MICA's name will eventually replace St. Wenceslaus on… (Baltimore Sun photo by Jed…)
A renovated Catholic school in East Baltimore will soon be the home of more than two dozen graduate-level art students who will collaborate with area residents in what educators see as a pioneering effort to address urban problems with "art-based" solutions.
When complete in September, the $1.3 million MICA PLACE will contain an art gallery, computer lab, studios, seminar space, community meeting rooms and upper-level apartments for 26 graduate students. The facility is the culmination of a decade-long effort by the Maryland Institute College of Art to develop community arts programs that immerse students in "real world" settings from which they can draw inspiration for their work and where they can have an impact on the city.
"The programming that will occur in East Baltimore takes that original, transformational curriculum to the next level in what we hope will become an international model for collegiate civic engagement — immerse your students in the community, listen and learn from the community, and then create projects that make life measurably better for the citizens that live there," said MICA President Fred Lazarus IV.
MICA PLACE, which stands for "Programs Linking Art, Culture and Education," also will add a new dimension to East Baltimore Development Inc., an 88-acre, mixed-use community north of Johns Hopkins that's known for its research-oriented "biopark" for companies that want to be near the medical campus.
MICA's decision to open a satellite in East Baltimore, inside the former St. Wenceslaus School on North Collington Avenue, puts it at the forefront of a relatively new field of arts education that combines art and design with community development. It represents one of the first times that MICA has expanded beyond its main campus in the Mount Royal cultural district, and it marks a long-term commitment by MICA to the East Baltimore revitalization effort.
"We think it adds a strong, vibrant use" to the renewal area, said Christopher Shea, president and chief executive of EBDI. "It's a creative use for the building."
MICA isn't the only school to offer community arts courses. Other institutions that offer them include the Rhode Island School of Design and the University of Oregon. But MICA took the lead in 2005, when it became the first art school in the country to offer a master of arts degree in community arts. In 2011, it will be the first arts institute in the country to offer a graduate-level program in the related area of "social design."
Students who enroll in these programs aren't content to paint murals on dilapidated buildings. They want to use their artistic talents to help the community meet needs and solve problems. They may teach photography to senior citizens or coordinate after-school arts programs in public schools or redesign a halfway house for men getting out of prison. Last semester, MICA students looked for evidence of climate change along North Avenue and examined themes of social justice through quilting.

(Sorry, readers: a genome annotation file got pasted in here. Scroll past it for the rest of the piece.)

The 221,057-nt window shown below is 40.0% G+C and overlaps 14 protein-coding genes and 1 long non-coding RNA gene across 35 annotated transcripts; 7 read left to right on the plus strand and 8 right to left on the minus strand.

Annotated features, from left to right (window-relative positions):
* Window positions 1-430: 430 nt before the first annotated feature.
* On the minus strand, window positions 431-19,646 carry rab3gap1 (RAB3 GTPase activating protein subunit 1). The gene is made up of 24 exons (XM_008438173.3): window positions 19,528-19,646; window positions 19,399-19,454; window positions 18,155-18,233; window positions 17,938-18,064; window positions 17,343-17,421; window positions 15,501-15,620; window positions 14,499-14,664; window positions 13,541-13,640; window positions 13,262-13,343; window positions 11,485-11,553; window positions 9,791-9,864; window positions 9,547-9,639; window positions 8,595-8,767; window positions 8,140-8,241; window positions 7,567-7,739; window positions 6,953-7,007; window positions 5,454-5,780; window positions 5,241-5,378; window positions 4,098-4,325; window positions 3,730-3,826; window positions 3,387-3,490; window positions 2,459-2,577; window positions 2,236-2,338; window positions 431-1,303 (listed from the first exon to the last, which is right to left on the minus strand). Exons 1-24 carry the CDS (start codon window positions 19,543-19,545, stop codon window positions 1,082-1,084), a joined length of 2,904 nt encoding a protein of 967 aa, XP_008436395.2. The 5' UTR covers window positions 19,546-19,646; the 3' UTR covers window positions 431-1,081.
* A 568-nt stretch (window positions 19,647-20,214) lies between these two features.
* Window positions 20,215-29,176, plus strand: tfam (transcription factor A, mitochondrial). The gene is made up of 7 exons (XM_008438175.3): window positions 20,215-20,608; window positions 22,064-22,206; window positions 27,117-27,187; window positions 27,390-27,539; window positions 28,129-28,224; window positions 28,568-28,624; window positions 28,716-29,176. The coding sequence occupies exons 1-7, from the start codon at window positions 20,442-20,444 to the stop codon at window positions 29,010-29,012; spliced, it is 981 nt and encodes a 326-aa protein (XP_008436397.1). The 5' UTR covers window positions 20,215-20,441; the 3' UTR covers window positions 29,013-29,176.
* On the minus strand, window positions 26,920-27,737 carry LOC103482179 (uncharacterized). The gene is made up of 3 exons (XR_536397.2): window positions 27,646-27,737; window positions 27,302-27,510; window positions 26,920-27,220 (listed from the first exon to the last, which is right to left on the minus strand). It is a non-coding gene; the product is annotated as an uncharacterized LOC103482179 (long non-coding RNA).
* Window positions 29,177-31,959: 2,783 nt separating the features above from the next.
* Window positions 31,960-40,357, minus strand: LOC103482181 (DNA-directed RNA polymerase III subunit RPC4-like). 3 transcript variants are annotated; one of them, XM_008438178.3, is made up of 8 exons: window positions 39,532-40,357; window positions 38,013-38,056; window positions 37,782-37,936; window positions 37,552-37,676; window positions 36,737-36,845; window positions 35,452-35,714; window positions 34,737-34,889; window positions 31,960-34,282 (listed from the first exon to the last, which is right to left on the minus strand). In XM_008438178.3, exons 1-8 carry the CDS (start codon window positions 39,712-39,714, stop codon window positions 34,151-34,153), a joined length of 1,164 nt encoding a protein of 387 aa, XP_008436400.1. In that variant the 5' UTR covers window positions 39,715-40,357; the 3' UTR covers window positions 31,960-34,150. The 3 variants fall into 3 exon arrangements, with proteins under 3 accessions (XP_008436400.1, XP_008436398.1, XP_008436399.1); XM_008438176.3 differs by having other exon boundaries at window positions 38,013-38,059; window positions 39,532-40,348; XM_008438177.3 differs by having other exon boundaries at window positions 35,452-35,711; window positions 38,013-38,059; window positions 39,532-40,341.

One student who just completed MICA's community arts program is Robert Fitzgerald, a 45-year-old Connecticut native who is graduating this week. For the past year, he has been the "artist in residence" at EBDI, where one of his main projects was helping residents create a community garden. Fitzgerald said he never dreamed that he would be working on an organic vegetable garden, but that's what the residents decided they wanted to do.
Letting solutions come from the residents is the key to any successful community arts program, said Ray Allen, MICA's provost and vice president for academic affairs.
"The idea is not to come in and superimpose a solution on a community," he said. "It's to build trust and work with residents and help them find their own solutions."
MICA has offered community arts courses in East Baltimore for years, administrators say, but MICA PLACE's role as a permanent extension of the college goes further. "It will foster greater communication, trust and solidarity by allowing students and faculty to live and work in the community and interact with its residents on a daily basis," Allen said.
"Community engagement is quickly becoming one of the most distinguishing characteristics of MICA's education, in comparison to its competitors," Allen said. The new building "is not a place that is about offering courses. This is a center for people to come together. It's going to be in flux all the time."
The four-story school was built starting in 1902 for St. Wenceslaus Roman Catholic Church, which is on the same block and still an anchor for the area. It remained a school until 1986 and was later converted to 26 apartments for low-income residents by the St. Ambrose Housing Aid Center. In 1992, Mother Teresa opened a convent on the same block. EBDI subsequently acquired the converted school as part of its revitalization efforts.